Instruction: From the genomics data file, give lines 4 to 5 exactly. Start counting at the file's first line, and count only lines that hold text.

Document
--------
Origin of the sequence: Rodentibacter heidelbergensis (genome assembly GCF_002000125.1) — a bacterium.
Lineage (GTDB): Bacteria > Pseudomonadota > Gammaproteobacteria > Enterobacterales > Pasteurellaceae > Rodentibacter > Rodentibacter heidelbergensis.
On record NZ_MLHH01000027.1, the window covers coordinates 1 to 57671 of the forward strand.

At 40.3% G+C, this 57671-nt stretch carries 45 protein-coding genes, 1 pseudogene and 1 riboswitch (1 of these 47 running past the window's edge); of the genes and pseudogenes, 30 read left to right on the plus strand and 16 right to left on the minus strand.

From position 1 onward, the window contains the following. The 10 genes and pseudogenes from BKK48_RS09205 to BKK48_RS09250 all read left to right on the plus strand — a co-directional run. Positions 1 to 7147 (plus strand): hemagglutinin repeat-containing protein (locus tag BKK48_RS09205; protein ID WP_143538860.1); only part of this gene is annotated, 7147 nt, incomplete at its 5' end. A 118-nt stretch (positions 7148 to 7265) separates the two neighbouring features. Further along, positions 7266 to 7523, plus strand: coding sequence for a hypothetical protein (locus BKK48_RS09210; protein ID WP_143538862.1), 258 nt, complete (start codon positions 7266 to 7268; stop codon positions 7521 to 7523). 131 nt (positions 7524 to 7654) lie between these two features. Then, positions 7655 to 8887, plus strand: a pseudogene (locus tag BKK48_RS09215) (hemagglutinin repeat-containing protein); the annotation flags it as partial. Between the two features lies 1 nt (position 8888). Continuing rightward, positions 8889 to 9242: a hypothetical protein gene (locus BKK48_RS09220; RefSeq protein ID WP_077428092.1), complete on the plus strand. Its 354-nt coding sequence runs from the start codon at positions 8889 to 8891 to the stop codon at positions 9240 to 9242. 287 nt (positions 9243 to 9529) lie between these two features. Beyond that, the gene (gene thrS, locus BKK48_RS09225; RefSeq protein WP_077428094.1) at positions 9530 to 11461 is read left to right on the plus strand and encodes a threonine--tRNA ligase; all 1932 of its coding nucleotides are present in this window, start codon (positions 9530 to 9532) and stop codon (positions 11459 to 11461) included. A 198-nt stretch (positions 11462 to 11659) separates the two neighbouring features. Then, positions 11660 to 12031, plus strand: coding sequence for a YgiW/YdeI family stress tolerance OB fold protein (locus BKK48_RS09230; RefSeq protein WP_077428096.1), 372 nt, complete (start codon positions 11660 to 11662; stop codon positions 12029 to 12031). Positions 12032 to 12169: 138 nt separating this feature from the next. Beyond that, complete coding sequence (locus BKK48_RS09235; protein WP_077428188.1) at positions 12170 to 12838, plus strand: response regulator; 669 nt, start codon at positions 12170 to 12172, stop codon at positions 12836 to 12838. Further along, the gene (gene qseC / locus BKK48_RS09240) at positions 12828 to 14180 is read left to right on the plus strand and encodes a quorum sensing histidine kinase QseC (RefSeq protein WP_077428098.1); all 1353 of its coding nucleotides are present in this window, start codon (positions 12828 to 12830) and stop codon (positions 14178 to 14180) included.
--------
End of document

At 40.3% G+C, this 57671-nt stretch carries 45 protein-coding genes, 1 pseudogene and 1 riboswitch (1 of these 47 running past the window's edge); of the genes and pseudogenes, 30 read left to right on the plus strand and 16 right to left on the minus strand.

From position 1 onward, the window contains the following. The 10 genes and pseudogenes from BKK48_RS09205 to BKK48_RS09250 all read left to right on the plus strand — a co-directional run. Positions 1 to 7147 (plus strand): hemagglutinin repeat-containing protein (locus tag BKK48_RS09205; protein ID WP_143538860.1); only part of this gene is annotated, 7147 nt, incomplete at its 5' end. A 118-nt stretch (positions 7148 to 7265) separates the two neighbouring features. Further along, positions 7266 to 7523, plus strand: coding sequence for a hypothetical protein (locus BKK48_RS09210; protein ID WP_143538862.1), 258 nt, complete (start codon positions 7266 to 7268; stop codon positions 7521 to 7523). 131 nt (positions 7524 to 7654) lie between these two features. Then, positions 7655 to 8887, plus strand: a pseudogene (locus tag BKK48_RS09215) (hemagglutinin repeat-containing protein); the annotation flags it as partial. Between the two features lies 1 nt (position 8888). Continuing rightward, positions 8889 to 9242: a hypothetical protein gene (locus BKK48_RS09220; RefSeq protein ID WP_077428092.1), complete on the plus strand. Its 354-nt coding sequence runs from the start codon at positions 8889 to 8891 to the stop codon at positions 9240 to 9242. 287 nt (positions 9243 to 9529) lie between these two features. Beyond that, the gene (gene thrS, locus BKK48_RS09225; RefSeq protein WP_077428094.1) at positions 9530 to 11461 is read left to right on the plus strand and encodes a threonine--tRNA ligase; all 1932 of its coding nucleotides are present in this window, start codon (positions 9530 to 9532) and stop codon (positions 11459 to 11461) included. A 198-nt stretch (positions 11462 to 11659) separates the two neighbouring features. Then, positions 11660 to 12031, plus strand: coding sequence for a YgiW/YdeI family stress tolerance OB fold protein (locus BKK48_RS09230; RefSeq protein WP_077428096.1), 372 nt, complete (start codon positions 11660 to 11662; stop codon positions 12029 to 12031). Positions 12032 to 12169: 138 nt separating this feature from the next. Beyond that, complete coding sequence (locus BKK48_RS09235; protein WP_077428188.1) at positions 12170 to 12838, plus strand: response regulator; 669 nt, start codon at positions 12170 to 12172, stop codon at positions 12836 to 12838. Further along, the gene (gene qseC / locus BKK48_RS09240) at positions 12828 to 14180 is read left to right on the plus strand and encodes a quorum sensing histidine kinase QseC (RefSeq protein WP_077428098.1); all 1353 of its coding nucleotides are present in this window, start codon (positions 12828 to 12830) and stop codon (positions 14178 to 14180) included.